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Early Childhood Evaluation Hub: CCCAP Teacher Wage Increase Pilot and Spotlight on External Research Partner, MDRC

Teacher stands beside easel pad with marker in hand.

Between 2021 and 2022, the Colorado Department of Early Childhood received over $700 million in stimulus funding to strengthen Colorado’s early childhood sector. The Colorado Lab is coordinating the Early Childhood Evaluation Hub, contracting with multiple evaluation teams to conduct high-quality evaluations of more than a dozen prioritized stimulus-funded activities to ensure the goals of the activities are being met. We’re highlighting these great partners over the next several newsletters.

Early Childhood Evaluation Hub: CCCAP Teacher Wage Increase Pilot

The Colorado Child Care Assistance Program (CCCAP) helps families who are working in low-wage jobs, searching for work, in school, or experiencing homelessness to find child care assistance. The aim of the stimulus-funded CCCAP Teacher Wage Increase Pilot is to provide a livable wage to early childhood teachers in CCCAP-participating programs.

The Colorado Department of Early Childhood (CDEC) reached out broadly to early childhood centers across the state that were eligible for the wage increases. Twenty-two centers were randomly selected to receive available stimulus funds for wage increases. The remaining 52 eligible centers that did not receive funding are participating as the control group in the Randomized Control Trial (RCT) of this two-year pilot.

Findings from the RCT will help to determine the impact of wage increases on workforce retention, including any reductions to teacher turnover and the ability to attract qualified teachers to fill open positions.

Spotlight on External Research Partner: MDRC

The evaluation of the CCCAP Teacher Wage Increase Pilot is led by external research partner, Dr. Cynthia Miller. As Senior Fellow for Economic Mobility, Housing, and Communities for the national research firm MDRC, Dr. Miller is an economist whose work focuses on policies and programs to increase the employment and earnings of low-wage workers and disadvantaged young adults.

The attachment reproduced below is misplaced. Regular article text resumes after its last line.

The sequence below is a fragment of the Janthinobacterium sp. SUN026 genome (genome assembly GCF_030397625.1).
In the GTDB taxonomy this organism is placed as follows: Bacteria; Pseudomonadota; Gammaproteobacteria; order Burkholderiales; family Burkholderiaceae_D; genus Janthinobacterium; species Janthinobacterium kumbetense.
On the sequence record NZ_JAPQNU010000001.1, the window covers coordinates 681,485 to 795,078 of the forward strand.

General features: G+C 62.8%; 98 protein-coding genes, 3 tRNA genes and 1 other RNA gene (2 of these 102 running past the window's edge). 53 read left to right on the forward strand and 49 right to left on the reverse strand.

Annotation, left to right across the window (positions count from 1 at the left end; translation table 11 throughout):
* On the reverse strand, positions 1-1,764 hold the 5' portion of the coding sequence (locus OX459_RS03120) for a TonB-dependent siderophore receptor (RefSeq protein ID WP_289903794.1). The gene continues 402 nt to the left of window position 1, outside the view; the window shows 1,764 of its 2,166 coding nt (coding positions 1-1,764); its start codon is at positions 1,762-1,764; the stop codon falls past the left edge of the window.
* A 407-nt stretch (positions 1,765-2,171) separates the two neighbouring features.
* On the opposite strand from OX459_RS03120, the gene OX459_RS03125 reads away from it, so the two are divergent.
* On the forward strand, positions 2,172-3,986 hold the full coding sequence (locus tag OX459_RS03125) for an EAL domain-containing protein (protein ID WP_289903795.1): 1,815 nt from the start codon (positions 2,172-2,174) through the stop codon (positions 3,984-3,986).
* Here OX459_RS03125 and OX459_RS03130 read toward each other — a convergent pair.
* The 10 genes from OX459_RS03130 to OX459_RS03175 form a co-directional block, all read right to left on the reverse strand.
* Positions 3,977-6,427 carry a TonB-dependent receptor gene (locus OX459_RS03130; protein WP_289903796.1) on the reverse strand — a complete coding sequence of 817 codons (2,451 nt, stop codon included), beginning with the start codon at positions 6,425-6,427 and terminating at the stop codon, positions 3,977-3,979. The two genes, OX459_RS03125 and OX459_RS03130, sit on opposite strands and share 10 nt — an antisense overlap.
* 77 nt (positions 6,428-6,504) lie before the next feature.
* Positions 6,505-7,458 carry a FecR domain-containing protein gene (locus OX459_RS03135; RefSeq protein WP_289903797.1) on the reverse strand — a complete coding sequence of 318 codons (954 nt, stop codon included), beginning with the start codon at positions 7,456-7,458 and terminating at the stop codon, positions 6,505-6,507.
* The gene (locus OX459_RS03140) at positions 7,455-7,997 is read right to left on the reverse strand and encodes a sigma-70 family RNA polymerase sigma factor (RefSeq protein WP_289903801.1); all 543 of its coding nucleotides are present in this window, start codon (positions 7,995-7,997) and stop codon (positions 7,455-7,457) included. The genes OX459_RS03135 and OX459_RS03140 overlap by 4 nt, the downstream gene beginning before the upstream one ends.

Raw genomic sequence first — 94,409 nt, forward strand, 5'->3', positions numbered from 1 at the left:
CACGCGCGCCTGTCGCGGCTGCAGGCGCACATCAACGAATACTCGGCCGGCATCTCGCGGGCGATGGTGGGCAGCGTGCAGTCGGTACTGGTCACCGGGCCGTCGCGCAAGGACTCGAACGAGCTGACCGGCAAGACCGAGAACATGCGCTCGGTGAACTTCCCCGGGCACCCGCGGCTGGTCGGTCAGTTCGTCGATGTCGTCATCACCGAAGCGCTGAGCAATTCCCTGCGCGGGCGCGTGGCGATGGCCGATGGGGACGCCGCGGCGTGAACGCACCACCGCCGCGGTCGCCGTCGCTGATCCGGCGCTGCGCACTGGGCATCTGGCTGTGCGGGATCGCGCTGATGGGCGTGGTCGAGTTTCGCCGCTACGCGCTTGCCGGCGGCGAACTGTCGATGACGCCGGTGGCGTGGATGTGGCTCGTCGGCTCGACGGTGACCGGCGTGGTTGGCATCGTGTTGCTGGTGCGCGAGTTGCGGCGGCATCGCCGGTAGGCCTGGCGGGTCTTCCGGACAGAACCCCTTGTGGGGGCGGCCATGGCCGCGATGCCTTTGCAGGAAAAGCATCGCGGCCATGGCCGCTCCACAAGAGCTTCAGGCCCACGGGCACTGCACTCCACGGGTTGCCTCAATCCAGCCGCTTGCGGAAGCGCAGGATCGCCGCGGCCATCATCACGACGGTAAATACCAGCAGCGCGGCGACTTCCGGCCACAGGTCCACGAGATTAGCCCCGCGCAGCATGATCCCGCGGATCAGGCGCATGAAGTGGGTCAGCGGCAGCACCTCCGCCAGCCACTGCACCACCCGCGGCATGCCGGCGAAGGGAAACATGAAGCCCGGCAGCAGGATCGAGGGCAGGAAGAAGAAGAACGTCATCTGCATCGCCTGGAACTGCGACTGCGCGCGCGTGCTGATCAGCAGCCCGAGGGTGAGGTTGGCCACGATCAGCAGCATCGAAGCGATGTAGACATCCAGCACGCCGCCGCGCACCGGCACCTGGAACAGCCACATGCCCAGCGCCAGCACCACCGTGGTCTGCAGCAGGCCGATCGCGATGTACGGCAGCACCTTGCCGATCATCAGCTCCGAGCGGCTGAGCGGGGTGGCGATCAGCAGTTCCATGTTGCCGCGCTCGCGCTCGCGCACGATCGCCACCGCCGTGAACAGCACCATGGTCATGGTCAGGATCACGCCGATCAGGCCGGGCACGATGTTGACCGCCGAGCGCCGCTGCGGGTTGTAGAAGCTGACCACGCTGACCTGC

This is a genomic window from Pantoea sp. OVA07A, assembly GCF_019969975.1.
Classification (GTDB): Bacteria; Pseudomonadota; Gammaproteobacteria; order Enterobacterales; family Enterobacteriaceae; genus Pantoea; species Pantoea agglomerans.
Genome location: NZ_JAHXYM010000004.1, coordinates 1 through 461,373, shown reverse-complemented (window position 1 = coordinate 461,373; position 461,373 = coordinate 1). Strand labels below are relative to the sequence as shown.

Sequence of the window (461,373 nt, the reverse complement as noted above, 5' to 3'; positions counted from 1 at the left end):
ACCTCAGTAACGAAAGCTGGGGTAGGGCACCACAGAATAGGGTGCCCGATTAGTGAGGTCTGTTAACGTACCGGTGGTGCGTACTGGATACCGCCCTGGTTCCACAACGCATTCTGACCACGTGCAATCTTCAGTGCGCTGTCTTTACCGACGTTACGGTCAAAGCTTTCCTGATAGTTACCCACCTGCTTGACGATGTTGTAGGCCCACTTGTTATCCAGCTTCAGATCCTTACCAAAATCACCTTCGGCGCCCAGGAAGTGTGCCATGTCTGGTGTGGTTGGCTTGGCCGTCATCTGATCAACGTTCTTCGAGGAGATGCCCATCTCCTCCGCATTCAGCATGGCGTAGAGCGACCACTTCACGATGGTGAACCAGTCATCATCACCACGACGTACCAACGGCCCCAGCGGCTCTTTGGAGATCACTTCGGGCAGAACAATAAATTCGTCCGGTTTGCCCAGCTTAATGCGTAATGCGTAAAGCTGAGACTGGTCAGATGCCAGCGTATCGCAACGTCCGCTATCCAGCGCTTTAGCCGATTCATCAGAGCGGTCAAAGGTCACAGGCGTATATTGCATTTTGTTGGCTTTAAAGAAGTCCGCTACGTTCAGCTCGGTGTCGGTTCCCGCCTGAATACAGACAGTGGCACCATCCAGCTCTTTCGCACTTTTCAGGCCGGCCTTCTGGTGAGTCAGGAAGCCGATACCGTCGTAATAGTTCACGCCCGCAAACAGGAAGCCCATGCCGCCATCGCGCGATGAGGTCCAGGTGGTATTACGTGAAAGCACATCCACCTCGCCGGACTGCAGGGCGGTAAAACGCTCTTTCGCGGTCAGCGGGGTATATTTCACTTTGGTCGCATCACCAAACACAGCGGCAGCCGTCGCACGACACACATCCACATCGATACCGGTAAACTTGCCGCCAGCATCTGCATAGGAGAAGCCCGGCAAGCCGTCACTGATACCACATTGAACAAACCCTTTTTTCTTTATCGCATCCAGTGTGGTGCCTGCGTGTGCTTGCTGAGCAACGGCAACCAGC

Dr. Miller notes that early childhood teachers and assistant teachers in the 22 centers are eligible to receive an increase in pay of $3 to $7.50 per hour, depending on their level of experience and geographic location. To help ensure the teachers understood the potential impacts a wage increase might have on their existing benefits and economic stability, Dr. Miller and her team provided

information through videos and handouts, presenting differing scenarios and answering questions. At this point, over 90% of eligible teachers and assistant teachers have accepted wage increases.

“To my knowledge, this type of time-limited infusion of funding to early childhood teacher salaries—at this high level of funding—is unique. I believe it’s also the first time a randomized controlled trial will measure the impacts of this type of approach,” Dr. Miller said. “Understanding the effects of increased wages for early childhood professionals has the potential to inform important policy decisions for this workforce, which is critical to the well-being of children, families, and the economy.”

Dr. Cynthia Miller